• students on stage

      Students rehearsing (Photo – Kathryn Mueller)

      In October 2022, Eliot Arts Magnet (6-8 grade middle school) received a five-year, $5M Magnet Schools of America federal arts magnet grant.

      By Victoria Knapp

      This is the same type of grant that Altadena Arts Magnet received in 2017, which, along with the addition of the French dual language immersion program, helped double student enrollment to over 500 students. At a time when enrollment is continuing to decline at most schools, a grant allows schools to develop the types of programs that attract and retain students from across the district and beyond.  This is particularly true for arts-related programs.  Last year, PUSD lost three dozen students to CS Arts in Duarte alone.

      In addition to providing art classes as part of the daily curriculum and integrating the arts in teaching core subjects, Eliot Arts Magnet is building the first ever Arts Conservatory in PUSD.  The Conservatory is funded by the grant and in partnership with the Expanded Learning Opportunities grant under the direction of Director Maria Toliver.  The conservatory program affords all students in grades 6-8 the opportunity to select from over 20 courses in the four major arts categories: Visual Art, Dance, Theatre, and Music.  Some of the offerings this year include: Mariachi Band, Costume Design, Graphic Design, Stage Design, Ceramics Studio, Textile Art, Improv, Stop Motion Animation, and Hollywood Makeup Design.  These courses are offered after school and allow students the opportunity to get exposure to the arts in a way they would not otherwise be able, while honing their skills and talents in preparation for high school.

      By the end of 6th grade, students will audition with a performance piece or display their art portfolio as a pre-assessment to show growth over time as they select a major course of study for 7th and 8th grade.  At the conclusion of grade 8, students will have a public showing or performance as an end- of-program assessment preparing them for a high school conservatory experience and beyond, such as Juilliard, Berklee College of Music, or the Bolshoi Ballet!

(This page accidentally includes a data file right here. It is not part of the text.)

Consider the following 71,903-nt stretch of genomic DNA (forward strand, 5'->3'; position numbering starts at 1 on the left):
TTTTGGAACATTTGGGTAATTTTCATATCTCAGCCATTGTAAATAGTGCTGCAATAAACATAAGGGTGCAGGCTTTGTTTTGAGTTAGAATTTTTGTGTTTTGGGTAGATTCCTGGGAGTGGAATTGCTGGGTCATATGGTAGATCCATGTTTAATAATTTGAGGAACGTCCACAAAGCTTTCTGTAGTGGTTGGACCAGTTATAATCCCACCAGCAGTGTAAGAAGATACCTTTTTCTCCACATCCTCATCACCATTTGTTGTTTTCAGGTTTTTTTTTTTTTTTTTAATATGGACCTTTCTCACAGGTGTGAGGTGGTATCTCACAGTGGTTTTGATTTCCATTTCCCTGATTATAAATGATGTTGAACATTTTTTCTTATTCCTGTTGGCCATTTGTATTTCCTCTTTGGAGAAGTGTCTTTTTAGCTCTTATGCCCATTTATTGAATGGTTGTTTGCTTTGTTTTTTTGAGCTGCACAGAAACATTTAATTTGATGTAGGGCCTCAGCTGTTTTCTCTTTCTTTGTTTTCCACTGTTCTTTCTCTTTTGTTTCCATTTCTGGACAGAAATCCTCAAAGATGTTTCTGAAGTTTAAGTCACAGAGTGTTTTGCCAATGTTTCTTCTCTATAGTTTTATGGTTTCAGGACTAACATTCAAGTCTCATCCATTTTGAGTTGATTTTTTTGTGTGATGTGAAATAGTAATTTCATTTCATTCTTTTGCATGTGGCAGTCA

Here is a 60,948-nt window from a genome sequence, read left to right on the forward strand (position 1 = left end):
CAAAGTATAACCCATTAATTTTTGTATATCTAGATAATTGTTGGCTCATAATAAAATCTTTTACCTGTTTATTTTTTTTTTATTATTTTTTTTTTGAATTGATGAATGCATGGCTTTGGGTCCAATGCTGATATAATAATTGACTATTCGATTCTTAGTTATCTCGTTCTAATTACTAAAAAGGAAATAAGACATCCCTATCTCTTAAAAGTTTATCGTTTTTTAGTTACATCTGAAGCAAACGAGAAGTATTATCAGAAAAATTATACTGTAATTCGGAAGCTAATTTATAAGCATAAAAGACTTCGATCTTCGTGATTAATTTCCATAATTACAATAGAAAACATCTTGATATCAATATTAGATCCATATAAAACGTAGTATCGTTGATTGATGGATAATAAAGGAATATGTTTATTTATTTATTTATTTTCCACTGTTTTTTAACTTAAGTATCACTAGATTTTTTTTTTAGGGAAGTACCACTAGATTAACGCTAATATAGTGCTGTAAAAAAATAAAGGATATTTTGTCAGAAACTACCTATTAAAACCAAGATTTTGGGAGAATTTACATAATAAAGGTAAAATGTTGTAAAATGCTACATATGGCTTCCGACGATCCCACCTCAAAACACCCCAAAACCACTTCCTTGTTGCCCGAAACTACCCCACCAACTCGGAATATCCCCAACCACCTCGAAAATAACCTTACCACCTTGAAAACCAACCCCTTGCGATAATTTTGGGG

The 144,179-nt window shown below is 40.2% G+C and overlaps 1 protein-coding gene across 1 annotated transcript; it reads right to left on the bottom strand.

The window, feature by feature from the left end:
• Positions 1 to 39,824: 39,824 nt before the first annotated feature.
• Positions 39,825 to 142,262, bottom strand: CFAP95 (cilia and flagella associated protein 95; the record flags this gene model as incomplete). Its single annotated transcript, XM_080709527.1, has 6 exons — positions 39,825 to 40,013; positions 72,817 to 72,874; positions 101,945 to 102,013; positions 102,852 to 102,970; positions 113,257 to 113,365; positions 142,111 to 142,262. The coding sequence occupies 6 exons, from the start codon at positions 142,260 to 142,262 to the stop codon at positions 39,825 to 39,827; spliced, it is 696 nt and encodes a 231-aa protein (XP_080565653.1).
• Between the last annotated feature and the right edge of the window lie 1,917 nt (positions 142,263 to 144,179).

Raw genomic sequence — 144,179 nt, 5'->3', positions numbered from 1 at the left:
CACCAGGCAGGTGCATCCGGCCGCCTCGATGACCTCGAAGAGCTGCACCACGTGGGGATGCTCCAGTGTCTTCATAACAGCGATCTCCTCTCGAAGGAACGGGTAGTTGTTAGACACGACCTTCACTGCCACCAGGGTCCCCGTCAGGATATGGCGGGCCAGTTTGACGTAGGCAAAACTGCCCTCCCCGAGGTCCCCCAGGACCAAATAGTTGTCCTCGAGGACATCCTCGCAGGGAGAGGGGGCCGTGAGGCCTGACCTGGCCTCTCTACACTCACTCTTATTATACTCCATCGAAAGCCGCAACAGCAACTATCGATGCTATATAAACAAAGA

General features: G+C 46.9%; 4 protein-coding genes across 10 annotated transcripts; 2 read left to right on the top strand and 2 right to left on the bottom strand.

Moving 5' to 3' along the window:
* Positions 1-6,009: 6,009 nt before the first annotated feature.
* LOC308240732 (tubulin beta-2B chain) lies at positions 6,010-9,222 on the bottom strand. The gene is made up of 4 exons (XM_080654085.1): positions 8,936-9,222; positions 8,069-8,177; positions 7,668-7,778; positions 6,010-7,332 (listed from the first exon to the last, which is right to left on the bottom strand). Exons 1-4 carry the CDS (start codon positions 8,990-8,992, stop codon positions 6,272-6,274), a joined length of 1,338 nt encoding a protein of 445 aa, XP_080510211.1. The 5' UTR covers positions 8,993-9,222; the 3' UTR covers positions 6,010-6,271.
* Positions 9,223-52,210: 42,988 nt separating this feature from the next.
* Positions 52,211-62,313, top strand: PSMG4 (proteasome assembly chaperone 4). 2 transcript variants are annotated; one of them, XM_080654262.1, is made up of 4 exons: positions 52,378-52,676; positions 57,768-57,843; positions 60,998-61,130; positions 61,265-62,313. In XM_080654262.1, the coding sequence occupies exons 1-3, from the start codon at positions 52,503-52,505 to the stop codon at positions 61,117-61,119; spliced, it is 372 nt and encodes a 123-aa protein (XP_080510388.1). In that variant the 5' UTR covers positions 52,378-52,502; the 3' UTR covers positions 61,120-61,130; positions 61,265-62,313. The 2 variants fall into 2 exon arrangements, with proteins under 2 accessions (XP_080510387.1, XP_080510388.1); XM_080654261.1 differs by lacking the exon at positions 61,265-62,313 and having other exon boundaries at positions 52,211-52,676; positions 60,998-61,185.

Given that the Los Angeles entertainment industry generated $226B in revenue in 2020 (based on information from the Federal Bureau of Labor Statistics), providing an arts-rich education gives young students a very viable pathway to later career avenues should they so choose, while keeping young artists in our district instead of losing them to other districts.  And, while studying at an arts school does not necessarily mean a student will become a professional artist, it does afford them the opportunity to expand their humanity, deepen their access to academic input, and find a more collaborative and happy way to enjoy their school years.

      Victoria Knapp is a PUSD parent with a 6th grader at Eliot Arts Magnet, an Altadena Town Councilmember, Chair of the Town Council’s Education Committee, and PEN Ambassador.

      a student dancing and another applying makeup for stage

      (Photos – Kathryn-Mueller)

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      1. Gary Green says:

        This arts program is a great development. PUSD used to have a large arts program district-wide including music, drama and visual arts. Unfortunately these programs have withered. I wonder what has become of the Arts Magnet Program at McKinley School which is K-8? Also what awaits students at Eliot when they move on to high school? The arts programs at our high schools are a shadow of what they once were. It is a great beginning. Now we need the follow up.

        • Jeff S. says:

          I was a former McKinley Parent and we did have an Arts Program, and they still have one last I knew. It was just never fully supported by the district after Percy Clark opened it as an art school. They did start an annual fund to support the arts.

          They had been doing shows and musicals for years, way before Altadena. I wonder why Altadena was given the grant and support for this and not McKinley as it’s centrally located in Pasadena and near the Pasadena Playhouse where the kids walked to see shows and had some hands-on experiences there. It was a great campus with a lot of great families when we were there over 10 years ago.

      2. Kat E. says:

        It’s too bad so many parents, teachers, and other staff have left this school over the past few years under their current leadership. Maybe with the right principal, who is more concerned about the school, than with looks of it from the outside, it will actually thrive.

        • Sofia S. says:

          It looks like this worked out in a coincidental way. An announcement was made that their current principal has resigned to go elsewhere.

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